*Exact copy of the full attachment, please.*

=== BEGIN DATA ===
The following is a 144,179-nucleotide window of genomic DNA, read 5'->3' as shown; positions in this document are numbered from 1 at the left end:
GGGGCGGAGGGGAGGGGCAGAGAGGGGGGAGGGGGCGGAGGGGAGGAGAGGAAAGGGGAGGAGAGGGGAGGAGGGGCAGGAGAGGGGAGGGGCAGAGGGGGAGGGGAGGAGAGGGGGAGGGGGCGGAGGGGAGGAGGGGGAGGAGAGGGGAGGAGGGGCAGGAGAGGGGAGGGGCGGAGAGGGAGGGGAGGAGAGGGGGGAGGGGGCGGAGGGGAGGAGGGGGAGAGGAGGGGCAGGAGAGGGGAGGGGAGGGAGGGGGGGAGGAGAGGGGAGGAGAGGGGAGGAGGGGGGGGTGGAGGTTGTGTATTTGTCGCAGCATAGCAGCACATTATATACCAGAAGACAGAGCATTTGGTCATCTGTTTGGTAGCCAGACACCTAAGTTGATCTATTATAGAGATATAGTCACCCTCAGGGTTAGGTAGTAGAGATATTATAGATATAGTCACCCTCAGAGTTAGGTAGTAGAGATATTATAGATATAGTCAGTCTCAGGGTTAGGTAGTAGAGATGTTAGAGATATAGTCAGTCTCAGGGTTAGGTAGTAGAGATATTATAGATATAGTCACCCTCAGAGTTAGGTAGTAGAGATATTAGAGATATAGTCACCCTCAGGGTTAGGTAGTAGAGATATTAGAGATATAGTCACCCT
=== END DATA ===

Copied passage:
The following is a 144,179-nucleotide window of genomic DNA, read 5'->3' as shown; positions in this document are numbered from 1 at the left end:
GGGGCGGAGGGGAGGGGCAGAGAGGGGGGAGGGGGCGGAGGGGAGGAGAGGAAAGGGGAGGAGAGGGGAGGAGGGGCAGGAGAGGGGAGGGGCAGAGGGGGAGGGGAGGAGAGGGGGAGGGGGCGGAGGGGAGGAGGGGGAGGAGAGGGGAGGAGGGGCAGGAGAGGGGAGGGGCGGAGAGGGAGGGGAGGAGAGGGGGGAGGGGGCGGAGGGGAGGAGGGGGAGAGGAGGGGCAGGAGAGGGGAGGGGAGGGAGGGGGGGAGGAGAGGGGAGGAGAGGGGAGGAGGGGGGGGTGGAGGTTGTGTATTTGTCGCAGCATAGCAGCACATTATATACCAGAAGACAGAGCATTTGGTCATCTGTTTGGTAGCCAGACACCTAAGTTGATCTATTATAGAGATATAGTCACCCTCAGGGTTAGGTAGTAGAGATATTATAGATATAGTCACCCTCAGAGTTAGGTAGTAGAGATATTATAGATATAGTCAGTCTCAGGGTTAGGTAGTAGAGATGTTAGAGATATAGTCAGTCTCAGGGTTAGGTAGTAGAGATATTATAGATATAGTCACCCTCAGAGTTAGGTAGTAGAGATATTAGAGATATAGTCACCCTCAGGGTTAGGTAGTAGAGATATTAGAGATATAGTCACCCT